I was clenching my teeth again. I know when I’ve been doing it because I’ll yawn and my jaw will go POP! If that’s too much information for a first sentence I’ll just give you the gist of what this is all about now: I stumbled upon one of those little mental tricks, or hacks, that’s helped me find some extra balance. I’m going to tell you what it is.
But first let me ask: Do you ever put everything you have to do and everything you want to do on a mental carousel and get dizzy watching it go round and round? I just realized while writing this that people only get dizzy watching a carousel spin, not riding one.
If you ask me what I do for work I’ll tell you that I spin plates. Sometimes there are more plates, sometimes less. Sometimes the plates are on fire. Much of my daily attention span is used up moving from one project (or plate) to the next. Scheduling meetings, attending meetings, following up on meetings. Most of professional plate spinning is just reassuring other people that their plates are going to be ok. I’m pretty good at that part. Sometimes I can even convince myself.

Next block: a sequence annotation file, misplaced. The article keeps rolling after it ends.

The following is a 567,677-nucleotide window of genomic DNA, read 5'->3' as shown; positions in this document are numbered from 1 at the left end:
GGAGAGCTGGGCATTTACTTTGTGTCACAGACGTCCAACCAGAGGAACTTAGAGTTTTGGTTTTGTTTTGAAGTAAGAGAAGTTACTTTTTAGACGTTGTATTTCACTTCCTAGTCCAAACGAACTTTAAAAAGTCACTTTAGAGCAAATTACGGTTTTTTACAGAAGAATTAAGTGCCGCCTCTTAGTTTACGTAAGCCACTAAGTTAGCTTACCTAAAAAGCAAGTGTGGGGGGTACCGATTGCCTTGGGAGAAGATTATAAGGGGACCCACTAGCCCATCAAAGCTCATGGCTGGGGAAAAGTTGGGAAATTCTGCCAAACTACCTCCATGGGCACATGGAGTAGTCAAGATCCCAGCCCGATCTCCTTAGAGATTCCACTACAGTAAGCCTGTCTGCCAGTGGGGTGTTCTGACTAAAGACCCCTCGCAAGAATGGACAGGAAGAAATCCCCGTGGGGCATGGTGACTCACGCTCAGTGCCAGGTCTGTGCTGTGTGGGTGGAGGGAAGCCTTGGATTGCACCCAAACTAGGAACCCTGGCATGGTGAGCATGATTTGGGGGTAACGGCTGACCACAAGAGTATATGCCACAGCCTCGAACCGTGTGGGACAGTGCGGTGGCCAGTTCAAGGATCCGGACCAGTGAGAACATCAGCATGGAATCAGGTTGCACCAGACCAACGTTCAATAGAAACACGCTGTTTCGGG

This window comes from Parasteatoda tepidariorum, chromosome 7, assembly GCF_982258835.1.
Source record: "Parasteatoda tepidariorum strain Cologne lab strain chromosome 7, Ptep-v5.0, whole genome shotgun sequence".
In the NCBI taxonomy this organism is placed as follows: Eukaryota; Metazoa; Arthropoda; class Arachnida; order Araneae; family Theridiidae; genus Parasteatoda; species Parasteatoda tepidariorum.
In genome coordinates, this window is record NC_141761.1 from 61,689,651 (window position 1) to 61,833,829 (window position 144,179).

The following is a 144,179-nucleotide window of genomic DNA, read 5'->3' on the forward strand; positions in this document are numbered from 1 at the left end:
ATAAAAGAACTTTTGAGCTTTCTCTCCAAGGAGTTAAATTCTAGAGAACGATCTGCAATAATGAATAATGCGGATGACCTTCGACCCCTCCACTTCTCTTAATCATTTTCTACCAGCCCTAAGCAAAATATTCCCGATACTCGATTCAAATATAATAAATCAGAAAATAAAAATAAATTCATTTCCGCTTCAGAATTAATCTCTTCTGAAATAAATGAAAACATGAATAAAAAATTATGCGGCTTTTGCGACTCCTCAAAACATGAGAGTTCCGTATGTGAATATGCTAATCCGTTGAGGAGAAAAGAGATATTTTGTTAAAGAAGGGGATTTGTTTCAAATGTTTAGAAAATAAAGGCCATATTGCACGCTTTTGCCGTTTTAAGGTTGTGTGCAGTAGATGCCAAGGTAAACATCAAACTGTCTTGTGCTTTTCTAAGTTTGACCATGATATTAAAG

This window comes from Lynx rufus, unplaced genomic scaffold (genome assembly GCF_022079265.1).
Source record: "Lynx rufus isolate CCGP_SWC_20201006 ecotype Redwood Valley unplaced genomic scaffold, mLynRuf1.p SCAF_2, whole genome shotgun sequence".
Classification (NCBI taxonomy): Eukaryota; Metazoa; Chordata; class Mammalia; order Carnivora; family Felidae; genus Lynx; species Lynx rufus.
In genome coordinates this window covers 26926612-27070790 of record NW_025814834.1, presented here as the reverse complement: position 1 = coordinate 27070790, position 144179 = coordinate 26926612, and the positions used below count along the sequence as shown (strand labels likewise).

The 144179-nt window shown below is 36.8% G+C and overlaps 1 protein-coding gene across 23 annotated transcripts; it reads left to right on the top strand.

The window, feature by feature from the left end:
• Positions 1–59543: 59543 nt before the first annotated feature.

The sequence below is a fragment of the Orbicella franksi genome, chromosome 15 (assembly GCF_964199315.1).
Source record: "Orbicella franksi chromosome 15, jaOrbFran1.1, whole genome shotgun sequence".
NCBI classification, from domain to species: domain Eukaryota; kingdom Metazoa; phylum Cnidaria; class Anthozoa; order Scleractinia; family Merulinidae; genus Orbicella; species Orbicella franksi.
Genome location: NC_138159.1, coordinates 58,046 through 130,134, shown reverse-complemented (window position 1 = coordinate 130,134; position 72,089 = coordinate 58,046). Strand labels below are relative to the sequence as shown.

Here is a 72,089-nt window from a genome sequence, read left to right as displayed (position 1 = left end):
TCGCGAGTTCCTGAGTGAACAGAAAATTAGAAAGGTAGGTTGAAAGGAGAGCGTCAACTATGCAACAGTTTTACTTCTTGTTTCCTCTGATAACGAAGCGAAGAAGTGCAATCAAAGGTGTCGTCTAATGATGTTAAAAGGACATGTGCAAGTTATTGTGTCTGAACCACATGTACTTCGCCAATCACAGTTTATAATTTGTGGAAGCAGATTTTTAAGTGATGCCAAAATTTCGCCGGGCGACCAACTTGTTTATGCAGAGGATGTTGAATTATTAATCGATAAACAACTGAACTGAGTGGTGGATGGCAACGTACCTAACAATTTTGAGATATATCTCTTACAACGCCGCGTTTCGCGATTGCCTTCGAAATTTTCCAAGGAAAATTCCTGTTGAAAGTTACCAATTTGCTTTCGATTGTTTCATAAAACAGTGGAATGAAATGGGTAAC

Anyway, once I notice I’m clenching my teeth involuntarily I know I’m doing too much. No, scratch that. I’m thinking too much. I’m watching the carousel spin, timing my entry point, popping my jaw.
Last week I was listening to a podcast as I often do while procrastinating. I’ll give credit to the speaker* and her book at the end. She was talking about habits or some other type of productivity porn. But she said, “change your language from ‘I have to,’ to ‘I get to.’”
My eyes rolled. “Yeah, groundbreaking stuff…” But later that day I ran into a friend. He said, “Dude, man, bro! What’s up!? How you livin’?”
I wanted to ask him if he’d listen to my jaw pop, but we aren’t that close. So, I said, “Everything is great. There’s a lot of new stuff I GET to DO.”
And as Emeril, the TV chef would say, “BAM!” My perspective shifted. As I said it my jaw relaxed. My body felt lighter. The carousel slowed down.
That’s what I’ve doing since. Turing my to-do list into my I GET TO DO list. It’s not a magic bullet, not a cure-all. But the psychological shift has been much greater in comparison to how small and simple it is to use.
I’m still trying to incorporate it into a habit, which is why I’m telling you. That’s another trick: “When you teach something, you get to learn it twice.” That’s why I write so much. I have to learn things at least twice.
Ask yourself, “What do I GET to do today?”
See you on the carousel.
This is an excerpt from my weekly newsletter, The Temperature Check.